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Henry Nicolas Sargol (1897-1957) was born in France, moved to Fresno, Ca. as a young man, and worked as an “agent” or “special agent.” In 1938, he designed a toothbrush with soft nylon bristles that, compared with other brushes on the market, was less abrasive to tooth enamel, better for massaging the gums, and more effective at picking up tooth powder. Robert William Hutson (1919–2001) was a young dentist in San Jose, Ca. who learned of Sargol’s designs and decided to develop them further. In 1949 he established the Oral B Company in Santa Clara, Ca., and filed for a trademark on the term. He also added numbers (such that, for instance, the Oral B-60 had 60 tufts). This example has an “Oral B-60” inscription on the handle.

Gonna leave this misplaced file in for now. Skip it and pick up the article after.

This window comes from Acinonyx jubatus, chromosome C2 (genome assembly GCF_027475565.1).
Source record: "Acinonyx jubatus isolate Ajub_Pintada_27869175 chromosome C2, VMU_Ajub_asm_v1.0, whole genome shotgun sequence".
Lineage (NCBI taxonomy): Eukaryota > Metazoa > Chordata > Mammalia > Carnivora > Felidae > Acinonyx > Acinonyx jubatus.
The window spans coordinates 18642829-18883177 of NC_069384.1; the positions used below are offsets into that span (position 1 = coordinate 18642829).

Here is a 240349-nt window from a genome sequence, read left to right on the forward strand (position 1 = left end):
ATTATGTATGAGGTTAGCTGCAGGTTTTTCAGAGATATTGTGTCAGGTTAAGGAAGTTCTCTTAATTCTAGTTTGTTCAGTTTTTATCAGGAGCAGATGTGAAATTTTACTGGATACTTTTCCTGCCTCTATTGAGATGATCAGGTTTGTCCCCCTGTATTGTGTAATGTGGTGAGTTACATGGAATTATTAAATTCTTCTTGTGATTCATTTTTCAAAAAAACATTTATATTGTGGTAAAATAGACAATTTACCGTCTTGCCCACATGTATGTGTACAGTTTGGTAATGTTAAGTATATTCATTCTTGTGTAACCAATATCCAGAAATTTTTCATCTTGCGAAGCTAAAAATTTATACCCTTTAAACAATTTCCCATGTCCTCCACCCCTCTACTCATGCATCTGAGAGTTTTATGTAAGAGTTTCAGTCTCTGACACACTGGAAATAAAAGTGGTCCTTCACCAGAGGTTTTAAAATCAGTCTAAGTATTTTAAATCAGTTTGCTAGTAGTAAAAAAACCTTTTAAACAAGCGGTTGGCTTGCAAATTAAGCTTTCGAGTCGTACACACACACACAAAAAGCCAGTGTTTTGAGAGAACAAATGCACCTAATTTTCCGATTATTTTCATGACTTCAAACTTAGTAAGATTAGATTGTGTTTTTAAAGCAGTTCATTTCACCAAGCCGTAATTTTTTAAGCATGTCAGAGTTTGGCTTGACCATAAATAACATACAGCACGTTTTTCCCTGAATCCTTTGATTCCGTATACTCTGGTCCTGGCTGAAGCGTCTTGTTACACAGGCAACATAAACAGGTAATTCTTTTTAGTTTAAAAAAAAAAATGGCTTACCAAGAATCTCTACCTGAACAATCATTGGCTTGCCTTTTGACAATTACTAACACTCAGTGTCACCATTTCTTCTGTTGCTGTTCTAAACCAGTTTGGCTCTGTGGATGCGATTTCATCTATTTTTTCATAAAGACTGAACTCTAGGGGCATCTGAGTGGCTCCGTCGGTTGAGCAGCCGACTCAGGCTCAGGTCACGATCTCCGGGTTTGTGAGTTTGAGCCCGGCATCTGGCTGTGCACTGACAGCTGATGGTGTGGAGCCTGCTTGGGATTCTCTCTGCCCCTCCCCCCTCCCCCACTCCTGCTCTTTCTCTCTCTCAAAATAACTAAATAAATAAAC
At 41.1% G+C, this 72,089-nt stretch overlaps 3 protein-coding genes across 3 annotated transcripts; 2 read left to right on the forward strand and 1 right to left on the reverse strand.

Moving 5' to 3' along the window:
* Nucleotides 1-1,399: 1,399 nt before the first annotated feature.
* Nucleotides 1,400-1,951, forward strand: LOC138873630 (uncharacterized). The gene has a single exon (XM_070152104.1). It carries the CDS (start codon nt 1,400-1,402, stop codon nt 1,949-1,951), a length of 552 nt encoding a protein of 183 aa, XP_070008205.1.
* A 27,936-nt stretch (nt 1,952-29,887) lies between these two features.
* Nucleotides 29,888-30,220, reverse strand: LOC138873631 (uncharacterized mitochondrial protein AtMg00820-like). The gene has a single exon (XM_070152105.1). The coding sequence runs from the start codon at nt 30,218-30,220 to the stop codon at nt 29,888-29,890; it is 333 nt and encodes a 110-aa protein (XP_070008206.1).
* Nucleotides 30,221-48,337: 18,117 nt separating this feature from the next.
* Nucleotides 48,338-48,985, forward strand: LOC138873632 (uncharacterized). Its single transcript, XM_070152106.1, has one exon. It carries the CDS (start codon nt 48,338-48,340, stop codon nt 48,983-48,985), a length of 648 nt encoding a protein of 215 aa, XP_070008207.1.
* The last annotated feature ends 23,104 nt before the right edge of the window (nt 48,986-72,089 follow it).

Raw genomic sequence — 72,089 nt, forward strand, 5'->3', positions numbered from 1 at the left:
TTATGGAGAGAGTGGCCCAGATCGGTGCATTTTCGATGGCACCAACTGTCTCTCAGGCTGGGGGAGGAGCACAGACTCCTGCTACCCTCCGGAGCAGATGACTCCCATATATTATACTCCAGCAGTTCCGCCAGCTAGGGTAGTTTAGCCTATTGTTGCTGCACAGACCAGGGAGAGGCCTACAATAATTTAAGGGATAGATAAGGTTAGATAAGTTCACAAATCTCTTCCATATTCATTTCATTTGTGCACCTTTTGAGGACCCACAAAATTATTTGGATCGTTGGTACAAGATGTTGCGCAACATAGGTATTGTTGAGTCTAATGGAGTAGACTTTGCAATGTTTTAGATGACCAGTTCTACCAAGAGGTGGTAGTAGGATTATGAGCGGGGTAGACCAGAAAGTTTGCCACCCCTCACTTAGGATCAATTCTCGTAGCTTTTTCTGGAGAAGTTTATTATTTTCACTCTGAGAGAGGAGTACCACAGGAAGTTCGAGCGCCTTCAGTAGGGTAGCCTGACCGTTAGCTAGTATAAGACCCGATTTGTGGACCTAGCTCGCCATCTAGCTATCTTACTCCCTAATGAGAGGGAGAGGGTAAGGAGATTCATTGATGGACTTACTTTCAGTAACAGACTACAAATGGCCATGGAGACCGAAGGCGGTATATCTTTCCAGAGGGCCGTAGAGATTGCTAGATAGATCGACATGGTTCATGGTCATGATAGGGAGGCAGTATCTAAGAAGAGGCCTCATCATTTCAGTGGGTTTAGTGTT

Ref: Robert W. Hutson, “Toothbrush,” U.S. Design Patent 160,604 (Oct. 24, 1950).
Robert W. Hutson, “Brush,” U.S. Patent 2,845,659 (Aug. 5, 1958).
Ad for Oral-B toothbrushes in Los Angeles Times (June 21, 1953), p. A10.
Currently not on view
Object Name
oral hygiene product
Other Terms
Toothbrush; Dentistry
overall: 3/4 in x 6 1/4 in x 1/2 in; 1.905 cm x 15.875 cm x 1.27 cm
ID Number
accession number
catalog number
Credit Line
Gift of Columbia University School of Dental and Oral Surgery
See more items in
Medicine and Science: Medicine
Health & Medicine
Beauty and Health
Beauty and Hygiene Products: Oral Care
Data Source
National Museum of American History
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